Nonempirical But Historical?

What I have been calling the transcendental field and Brandom just calls the transcendental is supposed to be social, historical, and linguistic in its constitution, but nonempirical in its manner of subsisting. Its content would be like a vast implicit structure that is continually being implicitly replaced by new versions incorporating further historical experience. Brandom does not use terms like “field” or “structure” in this context, but the point I currently want to consider is just the nonempirical but historical character of the transcendental, which might seem paradoxical.

There is a related issue with the associated universal “community” of rational beings that I have invoked. This would be larger than any empirical community. It also would not exist at a moment in time, but rather would include an extension across the span of a history, including a past that may need to be reinterpreted, and a future that is not yet determined. But in principle, each participant in the rational community should have some empirical correlate in an actual rational animal existing at some time.

The answers lie, I believe, in the delicate way empirical and transcendental subjectivity are related. Without ever directly intermingling or even existing in the same way, they are each indirectly affected by the other. I have previously begun to sketch how this could be possible (see What Is “I”; Subject; Psyche, Subjectivity; Individuation). (See also Geist; Hegelian Genealogy; Rational/Talking Animal; Ethos, Hexis.)

Echoes of the Deed

“The kinds of doings [Hegel] is principally interested in are processes rather than events: writing a book, building a house, learning a trade, diagnosing or treating a disease” (A Spirit of Trust, p. 733). Not only that, such doings implicitly include future consequences that are not yet determined. Because of this, their evaluation and place in a normative synthesis may change over time. (The “echo” metaphor of this post’s title should not be taken too literally. I mean something related but relatively independent that happens later, may not have been expected, and possibly could not have been expected.)

Unlike mathematical provability or statically definable structures, what not only looks but (as a result of an enormous process of mutual recognition) genuinely is normatively correct or incorrect or good or bad as of one moment is not guaranteed to remain so as further consequences play out. In this sense, as long as there is a future, no deed and no story will ever be complete, or even necessarily have a predictable ending.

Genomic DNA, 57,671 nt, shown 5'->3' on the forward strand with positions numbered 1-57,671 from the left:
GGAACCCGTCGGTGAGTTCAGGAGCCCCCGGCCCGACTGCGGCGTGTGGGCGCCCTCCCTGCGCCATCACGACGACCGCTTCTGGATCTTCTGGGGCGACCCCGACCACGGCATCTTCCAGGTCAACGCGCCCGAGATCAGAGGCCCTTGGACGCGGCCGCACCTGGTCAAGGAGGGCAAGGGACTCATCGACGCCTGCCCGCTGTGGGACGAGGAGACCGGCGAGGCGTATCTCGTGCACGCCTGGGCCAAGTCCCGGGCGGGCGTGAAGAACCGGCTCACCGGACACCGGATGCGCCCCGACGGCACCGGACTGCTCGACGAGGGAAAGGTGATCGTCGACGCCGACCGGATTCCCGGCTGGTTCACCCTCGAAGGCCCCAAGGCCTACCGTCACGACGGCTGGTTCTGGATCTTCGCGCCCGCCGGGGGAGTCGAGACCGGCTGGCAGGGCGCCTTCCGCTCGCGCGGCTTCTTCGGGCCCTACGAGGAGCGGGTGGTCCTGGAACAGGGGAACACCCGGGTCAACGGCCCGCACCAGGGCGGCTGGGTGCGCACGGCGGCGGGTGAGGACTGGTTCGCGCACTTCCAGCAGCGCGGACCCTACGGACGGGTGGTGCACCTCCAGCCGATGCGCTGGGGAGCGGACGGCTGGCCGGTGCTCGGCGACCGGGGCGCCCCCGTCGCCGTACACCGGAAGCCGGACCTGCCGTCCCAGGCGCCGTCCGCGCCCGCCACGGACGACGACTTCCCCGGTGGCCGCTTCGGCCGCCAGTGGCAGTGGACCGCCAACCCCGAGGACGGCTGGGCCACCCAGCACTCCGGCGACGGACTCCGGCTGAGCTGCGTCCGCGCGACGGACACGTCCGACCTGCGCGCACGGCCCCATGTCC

The future may move us to reinterpret the past, and this is as it should be. It gives cause for hope that situations beyond our control can always be better, and that we can play a role in making them so — that how we respond to them matters.

Normative Monism

Having just invented this term “normative monism” as an overly short tag for what Brandom is about, it now occurs to me that perhaps some day in the far distant future, the biographical dictionary entry for Brandom might refer to him as the one to whom we owe the possibility that there could be such a thing. Maybe Hegel already made it possible, but if so, it wasn’t very clear in the original. I think Plato and Aristotle already regarded normativity as the most important thing, but that is different from regarding it as a viable candidate to be the only thing, or a sufficient basis for explaining everything else. (See also Meta-Ethics As First Philosophy.)

Brandomian Forgiveness

Forgiveness is the process by which immediacy is mediated, by which the stubborn recalcitrance of reality is given conceptual shape.

A Spirit of Trust, p. 612.

Confession, forgiveness, and trust are what we must do, recognitively, in order to find objective, determinately contentful conceptual norms being applied cognitively in judgment and practically in action.

p. 628

[F]orgiveness and trust embody an expansion strategy, by which self-conscious individuals identify with actual goings-on over which they exert some real, but always only partial authority, identify themselves as the seats of responsibilities that outrun their own capacity to fulfill.

p. 623

The final chapter and conclusion of Brandom’s A Spirit of Trust include a strong ethical message about mutual forgiveness, interwoven with his reading of Hegel’s resolution of the subject-object dichotomy. Sophoclean tragic heroes encountered fate as an uncontrollable alien force that changed the meaning of their actions against their will, but still took responsibility for their actions anyway. Aristotle and important strands of the Christian tradition already anticipated what Brandom calls Kant’s contraction of responsibility to a responsibility for intentions only. Brandom sees in Hegel a novel suggestion that instead of thus contracting responsibility to commitments alone, we should expand it and make it mutual.